Former Sen. Thad Cochran, a soft-spoken but powerful Republican who represented Mississippi in Congress for more than four decades, died Thursday at age 81, his longtime spokesman Chris Gallegos said.
“Cochran’s family extends its gratitude for the support shown to the senator by Mississippians over the years,” it said. A cause of death was not immediately disclosed.
Cochran used his influence atop the Appropriations Committee to steer billions to his home state, one of the poorest in the nation, especially after it was ravaged by Hurricane Katrina in 2005.
“As Appropriations Chairman, he wielded great influence with abundant grace,” said a statement from Senate Majority Leader Mitch McConnell, a Republican from Kentucky.
McConnell added: “Thad will be first remembered as a tireless champion of his fellow Mississippians. He took great pride in keeping promises to the people he represented – ensuring veterans’ access to care, improving educational opportunities, and continuing a record of stellar constituent service for every single Mississippian.”
President Donald Trump tweeted praise of Cochran noting that despite illness he returned to the Senate in 2017 to vote on an Affordable Care Act repeal measure that ultimately failed when former Republican Sen. John McCain of Arizona voted against it, stunning the country.
“Very sad to hear the news on the passing of my friend, Senator Thad Cochran. He was a real Senator with incredible values - even flew back to Senate from Mississippi for important Healthcare Vote when he was desperately ill. Thad never let our Country (or me) down!” Trump said.
Cochran, an Eagle Scout and lawyer, also chaired the Agriculture Committee and was considered widely influential on farm issues.
“He was, without question, one of the most impactful senators in agricultural policy in the last hundred years,” said Sen. Roy Blunt, a Republican of Missouri, who also described his former colleague as “a great person to work with and always a gentleman.”
As he was running for a seventh term in 2014, Cochran barely survived a primary challenge from tea party-backed candidate Chris Daniel and only after appealing to Democrats to vote in an open primary.
“Democrats turning out for Cochran is just the tip of the iceberg in an already bizarre race marred by name-calling, mudslinging, allegations of cheating and a break-in at a nursing home where the senator’s bedridden wife lives,” CNN reported at the time.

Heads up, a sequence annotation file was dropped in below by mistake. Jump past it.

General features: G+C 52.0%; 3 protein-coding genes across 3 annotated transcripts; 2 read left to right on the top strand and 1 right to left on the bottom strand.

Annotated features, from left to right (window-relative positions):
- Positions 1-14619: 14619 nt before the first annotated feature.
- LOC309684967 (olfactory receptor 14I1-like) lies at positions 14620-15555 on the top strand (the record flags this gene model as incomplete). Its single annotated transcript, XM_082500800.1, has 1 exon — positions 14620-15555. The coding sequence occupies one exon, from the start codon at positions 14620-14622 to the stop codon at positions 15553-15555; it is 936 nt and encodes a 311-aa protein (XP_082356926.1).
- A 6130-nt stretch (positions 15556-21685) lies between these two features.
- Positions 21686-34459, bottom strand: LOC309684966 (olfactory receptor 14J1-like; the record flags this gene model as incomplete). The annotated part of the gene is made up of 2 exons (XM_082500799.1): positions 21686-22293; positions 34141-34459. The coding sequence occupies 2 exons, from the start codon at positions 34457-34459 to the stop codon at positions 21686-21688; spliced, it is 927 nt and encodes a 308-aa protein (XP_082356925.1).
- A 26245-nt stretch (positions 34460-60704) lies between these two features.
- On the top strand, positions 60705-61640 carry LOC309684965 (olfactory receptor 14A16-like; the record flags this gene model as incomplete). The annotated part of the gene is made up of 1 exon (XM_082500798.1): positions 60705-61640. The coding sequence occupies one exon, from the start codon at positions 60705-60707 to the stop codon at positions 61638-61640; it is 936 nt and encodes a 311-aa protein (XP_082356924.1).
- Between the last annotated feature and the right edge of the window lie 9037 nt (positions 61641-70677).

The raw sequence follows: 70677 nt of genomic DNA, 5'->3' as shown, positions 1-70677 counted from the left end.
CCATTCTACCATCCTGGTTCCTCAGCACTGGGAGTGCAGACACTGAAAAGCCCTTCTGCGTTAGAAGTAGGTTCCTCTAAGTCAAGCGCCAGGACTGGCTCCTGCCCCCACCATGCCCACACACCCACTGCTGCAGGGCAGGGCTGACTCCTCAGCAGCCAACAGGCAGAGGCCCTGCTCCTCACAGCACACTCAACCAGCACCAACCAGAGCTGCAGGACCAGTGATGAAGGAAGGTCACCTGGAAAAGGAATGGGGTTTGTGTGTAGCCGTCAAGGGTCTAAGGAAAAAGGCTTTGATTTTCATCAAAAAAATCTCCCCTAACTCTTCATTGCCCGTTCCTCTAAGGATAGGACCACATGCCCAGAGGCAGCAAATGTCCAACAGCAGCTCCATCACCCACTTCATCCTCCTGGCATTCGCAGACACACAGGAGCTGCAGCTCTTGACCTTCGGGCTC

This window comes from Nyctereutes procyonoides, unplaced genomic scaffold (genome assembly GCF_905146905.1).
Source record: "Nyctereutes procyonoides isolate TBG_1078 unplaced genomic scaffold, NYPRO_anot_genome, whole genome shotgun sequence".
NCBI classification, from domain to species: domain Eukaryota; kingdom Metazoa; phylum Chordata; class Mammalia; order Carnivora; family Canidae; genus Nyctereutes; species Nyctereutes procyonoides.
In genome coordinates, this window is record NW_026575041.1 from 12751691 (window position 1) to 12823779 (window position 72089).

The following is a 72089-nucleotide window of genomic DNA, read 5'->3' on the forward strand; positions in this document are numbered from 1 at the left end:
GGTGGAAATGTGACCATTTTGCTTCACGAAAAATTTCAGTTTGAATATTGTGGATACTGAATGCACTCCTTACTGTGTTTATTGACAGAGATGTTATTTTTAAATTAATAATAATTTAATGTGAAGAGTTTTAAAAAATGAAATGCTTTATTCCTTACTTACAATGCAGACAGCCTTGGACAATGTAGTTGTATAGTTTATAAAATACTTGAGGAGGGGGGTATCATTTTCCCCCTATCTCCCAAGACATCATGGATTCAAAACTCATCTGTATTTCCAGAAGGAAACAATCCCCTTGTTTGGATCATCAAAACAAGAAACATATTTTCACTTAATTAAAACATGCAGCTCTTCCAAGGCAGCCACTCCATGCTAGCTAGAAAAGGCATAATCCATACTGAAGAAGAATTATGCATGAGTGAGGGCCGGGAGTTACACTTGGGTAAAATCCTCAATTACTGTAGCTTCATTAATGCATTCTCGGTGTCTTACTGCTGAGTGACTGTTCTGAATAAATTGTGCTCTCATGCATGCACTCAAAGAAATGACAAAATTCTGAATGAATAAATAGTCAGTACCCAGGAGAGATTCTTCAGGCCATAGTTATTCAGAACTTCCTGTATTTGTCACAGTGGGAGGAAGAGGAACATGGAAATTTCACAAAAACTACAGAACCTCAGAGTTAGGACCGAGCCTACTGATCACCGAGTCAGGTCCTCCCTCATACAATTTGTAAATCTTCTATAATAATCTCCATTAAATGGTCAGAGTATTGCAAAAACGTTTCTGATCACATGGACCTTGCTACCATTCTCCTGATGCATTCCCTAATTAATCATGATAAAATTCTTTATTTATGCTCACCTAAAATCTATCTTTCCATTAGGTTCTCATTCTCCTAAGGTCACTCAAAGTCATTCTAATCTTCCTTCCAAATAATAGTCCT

Cochran’s health declined in the last few years before he left the Senate in 2018 as he was serving his seventh term. He was absent from the Senate for several weeks with a recurring urinary tract infection.
At the time, longtime Senate aides, who observed Cochran regularly, noted privately that the senator seemed to have slowed down mentally in recent years before his retirement, but they acknowledged it was difficult to tell how severely he was affected.
Cochran was the 10th longest-serving senator in history. In 1972, Cochran was elected to Congress and served until 1978, when he was elected into the Senate. He was the first Republican in more than 100 years to win a statewide election in Mississippi.
“I’ve done my best to make decisions in the best interests of our nation, and my beloved state,” Cochran said in his statement when he announced he would leave the Senate. “My top concern has always been my constituents in Mississippi.”
In his farewell address on the Senate floor in March 2018, he was hopeful about his colleagues and the future of his country.
“I leave the Senate confidence that our enduring Constitution guards our country from human errors, empowers our citizens to achieve greatness, and shines as a beacon of freedom and liberty for the world,” he said. “We have engaged in heated arguments. But even in full disagreement, I believe all our motivations begin at the same point: the sincere desire to serve our states and country.”